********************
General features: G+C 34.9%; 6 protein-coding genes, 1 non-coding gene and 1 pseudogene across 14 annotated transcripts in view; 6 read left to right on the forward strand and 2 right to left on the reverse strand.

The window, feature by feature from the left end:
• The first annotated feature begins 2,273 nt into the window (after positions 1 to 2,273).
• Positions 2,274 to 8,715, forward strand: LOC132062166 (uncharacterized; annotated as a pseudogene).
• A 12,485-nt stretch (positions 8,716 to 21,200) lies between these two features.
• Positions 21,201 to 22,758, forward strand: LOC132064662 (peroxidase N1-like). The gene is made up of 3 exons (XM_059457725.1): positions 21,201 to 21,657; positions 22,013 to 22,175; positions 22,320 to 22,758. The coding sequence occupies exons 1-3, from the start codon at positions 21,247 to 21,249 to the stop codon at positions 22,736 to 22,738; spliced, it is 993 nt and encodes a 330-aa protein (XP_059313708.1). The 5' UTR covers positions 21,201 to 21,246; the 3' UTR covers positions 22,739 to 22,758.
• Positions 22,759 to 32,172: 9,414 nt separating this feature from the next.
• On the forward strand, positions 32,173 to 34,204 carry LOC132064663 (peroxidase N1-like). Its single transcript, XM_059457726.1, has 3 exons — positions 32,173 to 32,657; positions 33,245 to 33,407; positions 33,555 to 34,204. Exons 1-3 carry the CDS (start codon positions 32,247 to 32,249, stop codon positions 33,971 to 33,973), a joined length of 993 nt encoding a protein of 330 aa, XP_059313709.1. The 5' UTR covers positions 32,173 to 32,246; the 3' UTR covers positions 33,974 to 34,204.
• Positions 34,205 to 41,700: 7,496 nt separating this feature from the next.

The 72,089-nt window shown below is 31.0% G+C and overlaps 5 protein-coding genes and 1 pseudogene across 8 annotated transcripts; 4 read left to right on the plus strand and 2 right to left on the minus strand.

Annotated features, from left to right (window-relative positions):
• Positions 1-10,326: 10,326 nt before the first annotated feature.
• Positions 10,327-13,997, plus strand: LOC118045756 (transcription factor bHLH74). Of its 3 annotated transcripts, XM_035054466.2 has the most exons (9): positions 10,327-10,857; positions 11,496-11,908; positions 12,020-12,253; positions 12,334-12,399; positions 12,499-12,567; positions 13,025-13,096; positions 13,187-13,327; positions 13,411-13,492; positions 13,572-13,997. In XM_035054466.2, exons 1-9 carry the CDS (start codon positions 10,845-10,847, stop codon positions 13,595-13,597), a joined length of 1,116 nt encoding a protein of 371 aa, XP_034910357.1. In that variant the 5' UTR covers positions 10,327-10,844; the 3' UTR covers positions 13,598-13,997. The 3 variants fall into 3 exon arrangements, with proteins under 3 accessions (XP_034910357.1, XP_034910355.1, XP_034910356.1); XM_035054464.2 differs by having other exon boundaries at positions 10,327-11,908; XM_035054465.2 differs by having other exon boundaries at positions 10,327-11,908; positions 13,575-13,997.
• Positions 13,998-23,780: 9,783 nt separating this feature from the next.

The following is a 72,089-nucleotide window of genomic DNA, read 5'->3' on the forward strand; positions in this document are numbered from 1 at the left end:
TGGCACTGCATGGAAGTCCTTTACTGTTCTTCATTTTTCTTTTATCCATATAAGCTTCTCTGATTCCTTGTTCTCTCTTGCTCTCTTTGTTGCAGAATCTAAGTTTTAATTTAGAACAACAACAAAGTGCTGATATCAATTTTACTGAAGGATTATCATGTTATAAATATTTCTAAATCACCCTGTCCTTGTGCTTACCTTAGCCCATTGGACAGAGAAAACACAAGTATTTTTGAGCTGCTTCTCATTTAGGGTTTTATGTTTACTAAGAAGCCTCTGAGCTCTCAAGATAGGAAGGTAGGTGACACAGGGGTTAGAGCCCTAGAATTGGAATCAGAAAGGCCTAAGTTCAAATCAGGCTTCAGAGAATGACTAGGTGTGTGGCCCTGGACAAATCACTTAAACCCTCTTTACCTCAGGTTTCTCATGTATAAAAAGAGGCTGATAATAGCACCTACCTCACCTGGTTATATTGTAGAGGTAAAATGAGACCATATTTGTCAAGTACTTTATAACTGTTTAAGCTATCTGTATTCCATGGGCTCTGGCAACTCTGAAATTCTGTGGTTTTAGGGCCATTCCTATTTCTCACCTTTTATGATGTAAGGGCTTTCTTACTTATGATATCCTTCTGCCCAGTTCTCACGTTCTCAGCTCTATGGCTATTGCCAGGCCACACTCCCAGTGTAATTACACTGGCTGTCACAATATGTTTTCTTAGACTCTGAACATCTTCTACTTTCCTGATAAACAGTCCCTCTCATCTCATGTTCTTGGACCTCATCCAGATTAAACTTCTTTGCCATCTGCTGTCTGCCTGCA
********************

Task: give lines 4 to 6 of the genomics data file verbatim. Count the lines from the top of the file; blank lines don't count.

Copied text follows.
• Positions 2,274 to 8,715, forward strand: LOC132062166 (uncharacterized; annotated as a pseudogene).
• A 12,485-nt stretch (positions 8,716 to 21,200) lies between these two features.
• Positions 21,201 to 22,758, forward strand: LOC132064662 (peroxidase N1-like). The gene is made up of 3 exons (XM_059457725.1): positions 21,201 to 21,657; positions 22,013 to 22,175; positions 22,320 to 22,758. The coding sequence occupies exons 1-3, from the start codon at positions 21,247 to 21,249 to the stop codon at positions 22,736 to 22,738; spliced, it is 993 nt and encodes a 330-aa protein (XP_059313708.1). The 5' UTR covers positions 21,201 to 21,246; the 3' UTR covers positions 22,739 to 22,758.